A 'hidden gem' will be at the heart of Whitefield's transformation.

Whitefield Garrick Theatre has been designated the heart of a proposed new cultural quarter for the town.

A draft of the Whitefield Town Centre Plan, commissioned by Bury Council, identifies the popular Bank Street building as the centre of an artistic hub.

Whitefield Garrick spokesman, Alfred Howard, said: “The establishment of the Whitefield cultural quarter is poised to elevate the town's cultural landscape, drawing both locals and visitors to its growing array of artistic and entertainment offerings."

The draft Plan sets out the vision of Bury Council and the Whitefield community for how the town can develop and improve.

The plans are designed to create a more vibrant Whitefield capitalising on its strengths including a network of minor streets and back lanes located to the north of the town, with the Garrick Theatre at its centre.

The Little Cultural Quarter creation would be designed to add vibrancy to currently inactive backland streets.

Little Makers Quarter: Create a destination via transformation of the car parking area to the rear of a cluster of independent businesses, adjacent to Victoria Park into a destination (with potential to host a range of events, start-up businesses, temporary uses and a unique food and beverage offer).

Under the proposals, the Garrick Theatre would be at the centre of a proposed “Little Cultural Quarter”. There could also be public art installations and murals depicting the history of the area.

The plan describes the theatre as a “hidden gem” and Whitefield’s only cultural destination.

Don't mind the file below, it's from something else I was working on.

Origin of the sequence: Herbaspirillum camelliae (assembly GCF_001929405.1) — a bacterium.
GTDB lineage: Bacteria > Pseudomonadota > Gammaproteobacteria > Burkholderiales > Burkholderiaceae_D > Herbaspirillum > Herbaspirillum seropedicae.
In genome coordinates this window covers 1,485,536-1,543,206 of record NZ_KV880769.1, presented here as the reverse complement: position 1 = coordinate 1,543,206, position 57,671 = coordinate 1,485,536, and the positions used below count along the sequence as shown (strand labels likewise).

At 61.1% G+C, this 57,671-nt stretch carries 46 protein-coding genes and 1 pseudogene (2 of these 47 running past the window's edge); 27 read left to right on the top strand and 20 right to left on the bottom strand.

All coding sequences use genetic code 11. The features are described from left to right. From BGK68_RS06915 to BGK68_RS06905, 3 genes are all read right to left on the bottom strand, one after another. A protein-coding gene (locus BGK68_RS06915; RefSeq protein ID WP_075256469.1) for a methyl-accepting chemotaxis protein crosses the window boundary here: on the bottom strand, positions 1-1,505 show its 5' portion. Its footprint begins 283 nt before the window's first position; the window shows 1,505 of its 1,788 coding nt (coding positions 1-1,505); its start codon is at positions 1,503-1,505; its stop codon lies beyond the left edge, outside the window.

Already a popular and vibrant cultural landmark, it hosts a variety of art and photography exhibitions, and produces five original plays each year. Additionally, it serves as a venue for an array of visiting productions and performances.

Whitefield Garrick Society has its roots in the Wartime Home Guard Concert Party.

During December 1942 and January 1943 the Home Guard staged a production of Journey's End by R.C. Sherriff, and the society was born.

For many years plays were presented in the All Saints Church Hall until 1975 when the rehearsal room, converted previously from a small machine shop in Bank Street, underwent a further transformation into a tiny theatre.

During the next few years the facilities were improved until in 2002 land was purchased and the present theatre was constructed.

Between 2014 and 2016, a new foyer, bar, kitchen and store were added. Later, improvements were made to the original part of the building, including increasing dressing room space.

Mr Howard said: “Uniquely, it is the sole location in the Bolton and Bury area to feature acts and productions from the Greater Manchester Fringe. This summer, the theatre will showcase two exciting Fringe acts.”

On July 11, comedian Rachel Creeger will take the stage, promising an evening of laughter and entertainment.

Then, from July 18 to 20, the theatre will host the world premiere of the gritty northern drama Life After.

Written and directed by the award-winning Catherine Cropper, this powerful play is anticipated to captivate audiences with its compelling narrative and stellar performances.

Under the plans Bury New Road would be transformed, a new community heart would be established, and the establishment of Little Makers Quarter to attract independent businesses, adjacent to Victoria Park into a destination.

The improvement of the tram stop is a priority too.